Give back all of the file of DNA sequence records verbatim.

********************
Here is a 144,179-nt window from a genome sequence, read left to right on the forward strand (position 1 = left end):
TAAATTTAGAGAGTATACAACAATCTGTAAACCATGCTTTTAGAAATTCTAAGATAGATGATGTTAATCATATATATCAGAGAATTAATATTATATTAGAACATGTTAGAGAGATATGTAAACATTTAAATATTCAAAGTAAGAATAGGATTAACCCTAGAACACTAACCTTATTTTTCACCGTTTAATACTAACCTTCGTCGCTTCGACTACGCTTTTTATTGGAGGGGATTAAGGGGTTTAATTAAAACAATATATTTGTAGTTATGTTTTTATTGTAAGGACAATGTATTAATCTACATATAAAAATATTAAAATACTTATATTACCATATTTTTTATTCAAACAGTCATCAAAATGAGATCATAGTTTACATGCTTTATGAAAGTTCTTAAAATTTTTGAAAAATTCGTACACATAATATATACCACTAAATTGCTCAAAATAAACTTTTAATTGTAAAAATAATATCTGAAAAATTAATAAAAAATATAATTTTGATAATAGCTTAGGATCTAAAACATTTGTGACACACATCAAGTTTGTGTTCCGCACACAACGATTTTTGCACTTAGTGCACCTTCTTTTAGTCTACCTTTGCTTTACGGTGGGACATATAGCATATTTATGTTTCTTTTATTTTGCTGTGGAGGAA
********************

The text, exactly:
Here is a 144,179-nt window from a genome sequence, read left to right on the forward strand (position 1 = left end):
TAAATTTAGAGAGTATACAACAATCTGTAAACCATGCTTTTAGAAATTCTAAGATAGATGATGTTAATCATATATATCAGAGAATTAATATTATATTAGAACATGTTAGAGAGATATGTAAACATTTAAATATTCAAAGTAAGAATAGGATTAACCCTAGAACACTAACCTTATTTTTCACCGTTTAATACTAACCTTCGTCGCTTCGACTACGCTTTTTATTGGAGGGGATTAAGGGGTTTAATTAAAACAATATATTTGTAGTTATGTTTTTATTGTAAGGACAATGTATTAATCTACATATAAAAATATTAAAATACTTATATTACCATATTTTTTATTCAAACAGTCATCAAAATGAGATCATAGTTTACATGCTTTATGAAAGTTCTTAAAATTTTTGAAAAATTCGTACACATAATATATACCACTAAATTGCTCAAAATAAACTTTTAATTGTAAAAATAATATCTGAAAAATTAATAAAAAATATAATTTTGATAATAGCTTAGGATCTAAAACATTTGTGACACACATCAAGTTTGTGTTCCGCACACAACGATTTTTGCACTTAGTGCACCTTCTTTTAGTCTACCTTTGCTTTACGGTGGGACATATAGCATATTTATGTTTCTTTTATTTTGCTGTGGAGGAA